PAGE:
Rebuilding project awaits Clark-Heard

Michelle Clark-Heard/

Brad Stephens

Michelle Clark-Heard called WKU’s head coaching job a “dream” when she was hired on Thursday.

It’s her first career Division I head coaching position, and it comes at a school where she played from 1987 to 1990.

But Clark-Heard now takes over a Lady Topper program coming off its second straight losing season.

President Gary Ransdell said on Thursday he expects an “immediate turnaround” with the WKU’s women’s basketball program.

Paul Sanderford, who coached the Lady Toppers to three Final Four appearances, said the rebuilding project could take a little more time.

“If you read the paper or listen to the administrators talk, it’s all about winning, isn’t it?” Sanderford said. “And Dr. Ransdell’s looking for a quick fix. I don’t know that there is one.

“The fix is getting better players, getting people to perform at a higher level, and that’s not easily done.”

Clark-Heard takes over a team losing three of its scorers from last season to graduation.

The Lady Toppers have three scholarships available for the spring signing period, which begins on April 11.

Clark-Heard, who served as an assistant under Sanderford at Nebraska, has the experience and people skills necessary to fill those scholarships with quality talent, Sanderford said.

 “She understands building a relationship and recruiting for needs,” he said.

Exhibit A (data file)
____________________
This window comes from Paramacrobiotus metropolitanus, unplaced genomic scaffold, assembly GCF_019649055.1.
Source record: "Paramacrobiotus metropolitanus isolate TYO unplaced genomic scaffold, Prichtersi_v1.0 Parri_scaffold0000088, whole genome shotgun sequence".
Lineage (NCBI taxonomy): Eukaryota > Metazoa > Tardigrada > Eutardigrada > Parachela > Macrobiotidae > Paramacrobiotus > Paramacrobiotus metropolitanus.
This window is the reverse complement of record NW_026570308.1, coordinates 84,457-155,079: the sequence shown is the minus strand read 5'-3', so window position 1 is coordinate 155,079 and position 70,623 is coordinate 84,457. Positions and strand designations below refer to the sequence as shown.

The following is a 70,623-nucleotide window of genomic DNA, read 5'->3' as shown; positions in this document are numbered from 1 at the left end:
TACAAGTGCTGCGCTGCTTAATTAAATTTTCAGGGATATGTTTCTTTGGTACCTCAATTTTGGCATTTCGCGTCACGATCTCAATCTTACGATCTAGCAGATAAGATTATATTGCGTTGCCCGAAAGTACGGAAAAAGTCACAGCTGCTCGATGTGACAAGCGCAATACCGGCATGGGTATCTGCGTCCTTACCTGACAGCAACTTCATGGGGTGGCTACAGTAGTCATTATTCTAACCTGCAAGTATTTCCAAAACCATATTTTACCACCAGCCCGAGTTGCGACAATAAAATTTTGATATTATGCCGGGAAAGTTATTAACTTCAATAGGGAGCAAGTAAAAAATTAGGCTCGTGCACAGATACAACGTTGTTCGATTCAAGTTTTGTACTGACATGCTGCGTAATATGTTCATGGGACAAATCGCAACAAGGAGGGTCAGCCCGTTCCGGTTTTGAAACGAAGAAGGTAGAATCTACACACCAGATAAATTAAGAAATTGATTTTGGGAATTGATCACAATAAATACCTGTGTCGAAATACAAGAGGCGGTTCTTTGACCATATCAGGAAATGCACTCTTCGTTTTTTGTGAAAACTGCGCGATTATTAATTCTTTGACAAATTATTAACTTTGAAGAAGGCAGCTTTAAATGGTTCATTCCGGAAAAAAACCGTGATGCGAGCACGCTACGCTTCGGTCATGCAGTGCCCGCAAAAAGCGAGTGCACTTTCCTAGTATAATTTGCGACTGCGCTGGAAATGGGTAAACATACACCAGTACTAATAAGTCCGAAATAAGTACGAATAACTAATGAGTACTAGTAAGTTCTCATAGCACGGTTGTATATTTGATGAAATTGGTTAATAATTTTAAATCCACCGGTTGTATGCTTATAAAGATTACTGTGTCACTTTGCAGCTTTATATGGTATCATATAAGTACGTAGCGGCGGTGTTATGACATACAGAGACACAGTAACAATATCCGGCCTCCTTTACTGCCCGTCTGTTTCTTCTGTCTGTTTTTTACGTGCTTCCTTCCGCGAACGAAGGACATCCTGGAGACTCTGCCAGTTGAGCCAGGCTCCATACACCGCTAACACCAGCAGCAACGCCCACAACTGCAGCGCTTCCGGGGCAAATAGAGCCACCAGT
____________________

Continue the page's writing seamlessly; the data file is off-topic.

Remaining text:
Clark-Heard’s former boss, University of Louisville head coach Jeff Walz, said one of her first priorities should be building a strong coaching staff around herself.

Clark-Heard said on Thursday she’ll conduct interviews with each of her current assistants in determining who will return for the 2012-2013 season.

Per her contract, she has $200,000 available for her assistant coach salary pool.

“There are areas I’m not great in, so you hire people that you know can complement you,” Walz, a former WKU assistant, said. “That’s what we’ve been able to do and I think Michelle will do the same thing. She’ll hire people that will complement her.”

Clark-Heard also said on Thursday that one of her primary goals was to get herself and her team out in the community in order to make people aware of the program and bring fans back to Diddle Arena.

The Lady Toppers averaged 1,153 fans per game in Diddle in 2011-2012, WKU’s lowest home attendance average since the team began keeping detailed records in 1993.

Sanderford said that in order for fans to come back, the team has to win.

“If you look at her roster, I don’t know that the expectations are really way too high,” Sanderford said. “…I’ve always thought that you can promote and get people in the stands, but winning is the bottom line.

“My favorite saying has always been that it takes chicken to make chicken salad. It’s a bottom line job.”